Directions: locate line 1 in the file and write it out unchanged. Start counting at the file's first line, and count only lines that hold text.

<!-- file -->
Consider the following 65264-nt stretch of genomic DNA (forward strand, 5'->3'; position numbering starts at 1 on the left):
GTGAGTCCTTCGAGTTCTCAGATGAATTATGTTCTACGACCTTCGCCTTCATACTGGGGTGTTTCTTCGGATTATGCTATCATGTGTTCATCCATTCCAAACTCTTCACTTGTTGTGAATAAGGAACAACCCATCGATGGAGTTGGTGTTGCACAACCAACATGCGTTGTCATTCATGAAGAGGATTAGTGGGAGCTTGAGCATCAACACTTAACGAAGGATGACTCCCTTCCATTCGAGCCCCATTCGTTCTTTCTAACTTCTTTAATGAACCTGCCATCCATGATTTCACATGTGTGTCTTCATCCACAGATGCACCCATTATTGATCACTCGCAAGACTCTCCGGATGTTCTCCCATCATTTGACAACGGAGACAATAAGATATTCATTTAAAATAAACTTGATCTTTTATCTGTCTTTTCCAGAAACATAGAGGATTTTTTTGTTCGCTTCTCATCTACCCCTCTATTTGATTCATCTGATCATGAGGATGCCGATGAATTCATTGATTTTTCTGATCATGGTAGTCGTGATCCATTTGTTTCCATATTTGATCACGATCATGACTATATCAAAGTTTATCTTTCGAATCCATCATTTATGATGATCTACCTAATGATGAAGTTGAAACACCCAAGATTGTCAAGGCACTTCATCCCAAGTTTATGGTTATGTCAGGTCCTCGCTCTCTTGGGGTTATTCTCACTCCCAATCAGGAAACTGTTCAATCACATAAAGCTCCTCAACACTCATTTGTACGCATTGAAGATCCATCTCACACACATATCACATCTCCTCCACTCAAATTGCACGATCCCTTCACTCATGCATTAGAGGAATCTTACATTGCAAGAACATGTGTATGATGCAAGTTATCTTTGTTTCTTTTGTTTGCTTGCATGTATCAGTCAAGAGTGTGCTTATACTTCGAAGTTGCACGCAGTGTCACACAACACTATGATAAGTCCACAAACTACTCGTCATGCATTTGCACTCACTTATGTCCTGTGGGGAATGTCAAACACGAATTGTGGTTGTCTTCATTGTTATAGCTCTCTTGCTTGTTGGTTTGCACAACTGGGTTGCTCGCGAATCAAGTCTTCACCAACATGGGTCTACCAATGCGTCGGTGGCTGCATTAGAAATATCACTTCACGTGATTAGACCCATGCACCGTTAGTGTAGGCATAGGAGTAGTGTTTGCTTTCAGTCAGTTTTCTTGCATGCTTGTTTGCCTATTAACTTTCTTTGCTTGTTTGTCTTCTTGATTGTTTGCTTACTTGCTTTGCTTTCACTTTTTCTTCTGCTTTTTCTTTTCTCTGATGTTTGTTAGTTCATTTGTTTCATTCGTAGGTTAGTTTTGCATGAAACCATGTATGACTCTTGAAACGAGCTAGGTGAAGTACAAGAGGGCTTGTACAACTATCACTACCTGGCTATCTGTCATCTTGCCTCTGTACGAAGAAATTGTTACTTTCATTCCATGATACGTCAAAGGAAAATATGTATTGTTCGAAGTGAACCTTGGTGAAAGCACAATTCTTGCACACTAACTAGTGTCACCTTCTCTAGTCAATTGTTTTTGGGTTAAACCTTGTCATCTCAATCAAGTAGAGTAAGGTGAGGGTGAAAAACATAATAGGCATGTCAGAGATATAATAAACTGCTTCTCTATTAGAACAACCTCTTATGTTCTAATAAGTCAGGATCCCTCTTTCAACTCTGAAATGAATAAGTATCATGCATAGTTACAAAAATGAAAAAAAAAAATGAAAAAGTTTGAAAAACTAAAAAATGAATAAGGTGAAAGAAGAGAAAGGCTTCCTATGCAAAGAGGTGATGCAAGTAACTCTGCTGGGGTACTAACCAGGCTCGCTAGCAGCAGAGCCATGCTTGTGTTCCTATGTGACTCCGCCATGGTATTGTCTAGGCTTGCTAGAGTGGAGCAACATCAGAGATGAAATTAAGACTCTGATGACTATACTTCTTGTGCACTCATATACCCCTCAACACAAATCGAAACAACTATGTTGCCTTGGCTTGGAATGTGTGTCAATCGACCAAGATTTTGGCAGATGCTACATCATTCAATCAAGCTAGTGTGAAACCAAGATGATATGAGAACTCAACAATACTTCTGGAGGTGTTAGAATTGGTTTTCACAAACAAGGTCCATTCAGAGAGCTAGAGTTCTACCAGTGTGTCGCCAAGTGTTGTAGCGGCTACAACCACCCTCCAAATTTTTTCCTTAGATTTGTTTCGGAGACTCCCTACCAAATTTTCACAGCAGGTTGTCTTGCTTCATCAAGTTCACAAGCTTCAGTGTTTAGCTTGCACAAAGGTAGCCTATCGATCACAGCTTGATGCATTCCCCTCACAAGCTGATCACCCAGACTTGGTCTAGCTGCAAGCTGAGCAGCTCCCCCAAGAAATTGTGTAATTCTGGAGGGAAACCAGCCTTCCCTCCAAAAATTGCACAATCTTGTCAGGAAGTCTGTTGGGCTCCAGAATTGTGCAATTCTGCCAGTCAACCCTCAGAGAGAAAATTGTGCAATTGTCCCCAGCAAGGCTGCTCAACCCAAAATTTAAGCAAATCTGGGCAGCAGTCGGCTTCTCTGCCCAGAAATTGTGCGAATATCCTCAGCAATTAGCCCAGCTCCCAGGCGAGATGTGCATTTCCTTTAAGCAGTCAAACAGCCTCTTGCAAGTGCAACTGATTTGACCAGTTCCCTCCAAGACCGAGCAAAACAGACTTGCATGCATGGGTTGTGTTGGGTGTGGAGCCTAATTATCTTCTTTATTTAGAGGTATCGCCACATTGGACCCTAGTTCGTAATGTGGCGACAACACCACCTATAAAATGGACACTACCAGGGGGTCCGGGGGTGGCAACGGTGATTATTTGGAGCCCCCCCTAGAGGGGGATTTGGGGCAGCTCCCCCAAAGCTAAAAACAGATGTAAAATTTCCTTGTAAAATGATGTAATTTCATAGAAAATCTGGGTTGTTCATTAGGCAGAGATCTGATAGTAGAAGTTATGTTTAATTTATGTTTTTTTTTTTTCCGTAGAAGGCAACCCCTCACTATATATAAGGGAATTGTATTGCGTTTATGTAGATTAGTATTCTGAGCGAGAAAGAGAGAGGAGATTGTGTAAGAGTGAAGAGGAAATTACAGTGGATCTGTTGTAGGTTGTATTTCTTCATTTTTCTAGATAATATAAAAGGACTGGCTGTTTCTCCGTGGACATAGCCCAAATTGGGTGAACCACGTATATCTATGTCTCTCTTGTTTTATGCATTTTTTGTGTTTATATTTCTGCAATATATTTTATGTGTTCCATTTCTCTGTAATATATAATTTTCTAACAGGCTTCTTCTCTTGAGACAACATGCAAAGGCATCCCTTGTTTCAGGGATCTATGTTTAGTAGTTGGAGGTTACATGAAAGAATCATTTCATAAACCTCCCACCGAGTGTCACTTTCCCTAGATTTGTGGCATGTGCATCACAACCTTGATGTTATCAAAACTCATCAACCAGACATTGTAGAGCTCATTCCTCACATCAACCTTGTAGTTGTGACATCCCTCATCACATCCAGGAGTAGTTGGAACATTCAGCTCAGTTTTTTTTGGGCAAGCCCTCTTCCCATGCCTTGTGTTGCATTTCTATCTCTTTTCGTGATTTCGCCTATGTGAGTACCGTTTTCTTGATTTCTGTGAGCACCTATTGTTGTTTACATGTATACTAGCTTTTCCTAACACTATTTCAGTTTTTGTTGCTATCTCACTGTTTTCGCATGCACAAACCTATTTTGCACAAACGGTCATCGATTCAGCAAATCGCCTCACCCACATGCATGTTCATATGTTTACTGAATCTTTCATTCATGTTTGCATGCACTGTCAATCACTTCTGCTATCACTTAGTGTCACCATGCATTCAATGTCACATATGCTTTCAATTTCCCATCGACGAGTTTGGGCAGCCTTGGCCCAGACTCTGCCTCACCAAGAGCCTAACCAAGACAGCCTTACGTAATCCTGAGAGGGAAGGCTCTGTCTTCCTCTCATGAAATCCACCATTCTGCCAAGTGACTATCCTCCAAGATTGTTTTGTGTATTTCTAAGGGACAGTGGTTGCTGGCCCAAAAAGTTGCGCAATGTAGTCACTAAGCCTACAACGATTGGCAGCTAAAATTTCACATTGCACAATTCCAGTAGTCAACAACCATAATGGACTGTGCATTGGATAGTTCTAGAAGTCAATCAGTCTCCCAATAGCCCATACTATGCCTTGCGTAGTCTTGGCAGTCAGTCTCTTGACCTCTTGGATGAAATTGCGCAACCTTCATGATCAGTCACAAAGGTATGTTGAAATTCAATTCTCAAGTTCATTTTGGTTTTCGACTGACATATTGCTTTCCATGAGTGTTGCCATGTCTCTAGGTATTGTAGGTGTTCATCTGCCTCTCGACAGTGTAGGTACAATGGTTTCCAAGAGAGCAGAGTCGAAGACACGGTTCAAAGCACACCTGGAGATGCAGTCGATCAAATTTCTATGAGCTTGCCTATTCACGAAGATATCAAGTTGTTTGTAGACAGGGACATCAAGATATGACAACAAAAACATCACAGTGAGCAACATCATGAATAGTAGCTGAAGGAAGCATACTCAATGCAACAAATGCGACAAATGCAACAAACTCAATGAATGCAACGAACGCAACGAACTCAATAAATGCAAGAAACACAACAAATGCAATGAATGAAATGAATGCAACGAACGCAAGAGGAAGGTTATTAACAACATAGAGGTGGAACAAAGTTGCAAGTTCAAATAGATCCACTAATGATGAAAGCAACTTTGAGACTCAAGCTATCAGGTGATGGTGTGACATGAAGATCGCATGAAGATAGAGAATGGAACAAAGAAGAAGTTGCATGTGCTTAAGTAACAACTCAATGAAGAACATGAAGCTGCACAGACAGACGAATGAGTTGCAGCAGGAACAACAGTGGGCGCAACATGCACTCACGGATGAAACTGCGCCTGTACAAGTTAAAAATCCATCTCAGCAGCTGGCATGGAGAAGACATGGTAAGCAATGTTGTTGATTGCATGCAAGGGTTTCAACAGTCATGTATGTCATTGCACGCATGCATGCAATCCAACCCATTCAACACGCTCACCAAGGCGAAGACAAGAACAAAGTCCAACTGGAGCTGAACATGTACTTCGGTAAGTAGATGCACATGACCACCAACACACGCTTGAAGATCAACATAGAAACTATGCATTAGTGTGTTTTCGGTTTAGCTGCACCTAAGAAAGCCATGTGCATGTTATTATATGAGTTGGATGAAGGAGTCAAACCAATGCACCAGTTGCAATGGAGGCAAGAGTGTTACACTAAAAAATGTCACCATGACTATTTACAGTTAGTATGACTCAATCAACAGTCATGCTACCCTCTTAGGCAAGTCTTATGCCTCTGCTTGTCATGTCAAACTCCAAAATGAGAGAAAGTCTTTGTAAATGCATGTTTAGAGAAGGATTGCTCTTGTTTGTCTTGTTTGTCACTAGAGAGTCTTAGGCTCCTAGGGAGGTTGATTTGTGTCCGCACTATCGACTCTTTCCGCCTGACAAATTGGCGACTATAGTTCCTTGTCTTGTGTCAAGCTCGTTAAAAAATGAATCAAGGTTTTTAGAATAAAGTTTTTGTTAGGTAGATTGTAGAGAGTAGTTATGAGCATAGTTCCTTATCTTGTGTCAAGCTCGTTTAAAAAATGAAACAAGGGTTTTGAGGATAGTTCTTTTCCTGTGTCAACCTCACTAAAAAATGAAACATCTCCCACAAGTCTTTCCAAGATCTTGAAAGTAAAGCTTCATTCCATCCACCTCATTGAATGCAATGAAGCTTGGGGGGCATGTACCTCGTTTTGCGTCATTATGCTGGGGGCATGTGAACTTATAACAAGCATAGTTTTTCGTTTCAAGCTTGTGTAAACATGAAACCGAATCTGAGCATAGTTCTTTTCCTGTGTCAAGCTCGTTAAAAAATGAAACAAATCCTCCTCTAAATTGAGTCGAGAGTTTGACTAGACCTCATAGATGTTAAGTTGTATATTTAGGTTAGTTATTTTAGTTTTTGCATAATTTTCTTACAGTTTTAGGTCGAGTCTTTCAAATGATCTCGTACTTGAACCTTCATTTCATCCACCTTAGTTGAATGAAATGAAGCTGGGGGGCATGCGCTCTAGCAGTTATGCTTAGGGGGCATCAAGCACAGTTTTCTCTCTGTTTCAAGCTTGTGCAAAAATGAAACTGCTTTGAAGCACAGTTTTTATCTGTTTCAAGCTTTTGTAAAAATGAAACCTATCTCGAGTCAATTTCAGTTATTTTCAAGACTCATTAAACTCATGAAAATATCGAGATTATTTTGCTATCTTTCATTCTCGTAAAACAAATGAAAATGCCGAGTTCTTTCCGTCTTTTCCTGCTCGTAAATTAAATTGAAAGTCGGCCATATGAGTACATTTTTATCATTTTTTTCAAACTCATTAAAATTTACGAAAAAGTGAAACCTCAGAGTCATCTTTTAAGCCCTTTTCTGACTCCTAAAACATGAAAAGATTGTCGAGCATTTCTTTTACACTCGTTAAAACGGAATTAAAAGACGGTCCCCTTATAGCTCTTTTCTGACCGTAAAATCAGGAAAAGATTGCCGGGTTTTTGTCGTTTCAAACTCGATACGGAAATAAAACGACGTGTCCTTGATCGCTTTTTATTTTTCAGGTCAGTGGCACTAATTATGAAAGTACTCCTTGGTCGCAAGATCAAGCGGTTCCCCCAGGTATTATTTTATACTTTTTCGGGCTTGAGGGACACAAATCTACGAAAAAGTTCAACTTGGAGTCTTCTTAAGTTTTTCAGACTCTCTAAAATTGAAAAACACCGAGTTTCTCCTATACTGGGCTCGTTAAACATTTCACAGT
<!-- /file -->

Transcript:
Consider the following 65264-nt stretch of genomic DNA (forward strand, 5'->3'; position numbering starts at 1 on the left):